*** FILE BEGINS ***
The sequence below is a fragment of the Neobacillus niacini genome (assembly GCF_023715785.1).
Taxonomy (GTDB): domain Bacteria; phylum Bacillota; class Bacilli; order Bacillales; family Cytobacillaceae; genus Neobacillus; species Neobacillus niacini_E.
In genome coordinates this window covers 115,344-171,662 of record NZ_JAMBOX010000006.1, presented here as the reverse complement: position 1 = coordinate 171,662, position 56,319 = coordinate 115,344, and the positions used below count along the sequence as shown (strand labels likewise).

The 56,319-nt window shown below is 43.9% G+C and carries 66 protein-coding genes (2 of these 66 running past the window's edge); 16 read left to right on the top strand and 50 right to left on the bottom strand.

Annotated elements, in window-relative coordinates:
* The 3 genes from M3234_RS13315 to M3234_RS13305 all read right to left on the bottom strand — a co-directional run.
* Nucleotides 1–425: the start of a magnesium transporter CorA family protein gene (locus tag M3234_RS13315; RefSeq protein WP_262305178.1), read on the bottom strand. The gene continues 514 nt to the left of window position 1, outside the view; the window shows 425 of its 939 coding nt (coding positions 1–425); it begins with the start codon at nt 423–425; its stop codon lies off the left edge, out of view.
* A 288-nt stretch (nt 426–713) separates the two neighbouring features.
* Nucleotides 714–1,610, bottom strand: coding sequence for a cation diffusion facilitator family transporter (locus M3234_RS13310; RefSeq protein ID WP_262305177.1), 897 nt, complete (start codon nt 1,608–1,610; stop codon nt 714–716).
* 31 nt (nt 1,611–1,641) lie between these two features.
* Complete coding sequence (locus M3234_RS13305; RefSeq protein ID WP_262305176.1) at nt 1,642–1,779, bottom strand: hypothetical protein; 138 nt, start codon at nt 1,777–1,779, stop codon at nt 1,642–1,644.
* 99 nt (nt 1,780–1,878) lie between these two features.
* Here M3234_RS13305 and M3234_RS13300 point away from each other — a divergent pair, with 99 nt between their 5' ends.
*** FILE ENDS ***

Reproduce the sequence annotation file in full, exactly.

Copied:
The sequence below is a fragment of the Neobacillus niacini genome (assembly GCF_023715785.1).
Taxonomy (GTDB): domain Bacteria; phylum Bacillota; class Bacilli; order Bacillales; family Cytobacillaceae; genus Neobacillus; species Neobacillus niacini_E.
In genome coordinates this window covers 115,344-171,662 of record NZ_JAMBOX010000006.1, presented here as the reverse complement: position 1 = coordinate 171,662, position 56,319 = coordinate 115,344, and the positions used below count along the sequence as shown (strand labels likewise).

The 56,319-nt window shown below is 43.9% G+C and carries 66 protein-coding genes (2 of these 66 running past the window's edge); 16 read left to right on the top strand and 50 right to left on the bottom strand.

Annotated elements, in window-relative coordinates:
* The 3 genes from M3234_RS13315 to M3234_RS13305 all read right to left on the bottom strand — a co-directional run.
* Nucleotides 1–425: the start of a magnesium transporter CorA family protein gene (locus tag M3234_RS13315; RefSeq protein WP_262305178.1), read on the bottom strand. The gene continues 514 nt to the left of window position 1, outside the view; the window shows 425 of its 939 coding nt (coding positions 1–425); it begins with the start codon at nt 423–425; its stop codon lies off the left edge, out of view.
* A 288-nt stretch (nt 426–713) separates the two neighbouring features.
* Nucleotides 714–1,610, bottom strand: coding sequence for a cation diffusion facilitator family transporter (locus M3234_RS13310; RefSeq protein ID WP_262305177.1), 897 nt, complete (start codon nt 1,608–1,610; stop codon nt 714–716).
* 31 nt (nt 1,611–1,641) lie between these two features.
* Complete coding sequence (locus M3234_RS13305; RefSeq protein ID WP_262305176.1) at nt 1,642–1,779, bottom strand: hypothetical protein; 138 nt, start codon at nt 1,777–1,779, stop codon at nt 1,642–1,644.
* 99 nt (nt 1,780–1,878) lie between these two features.
* Here M3234_RS13305 and M3234_RS13300 point away from each other — a divergent pair, with 99 nt between their 5' ends.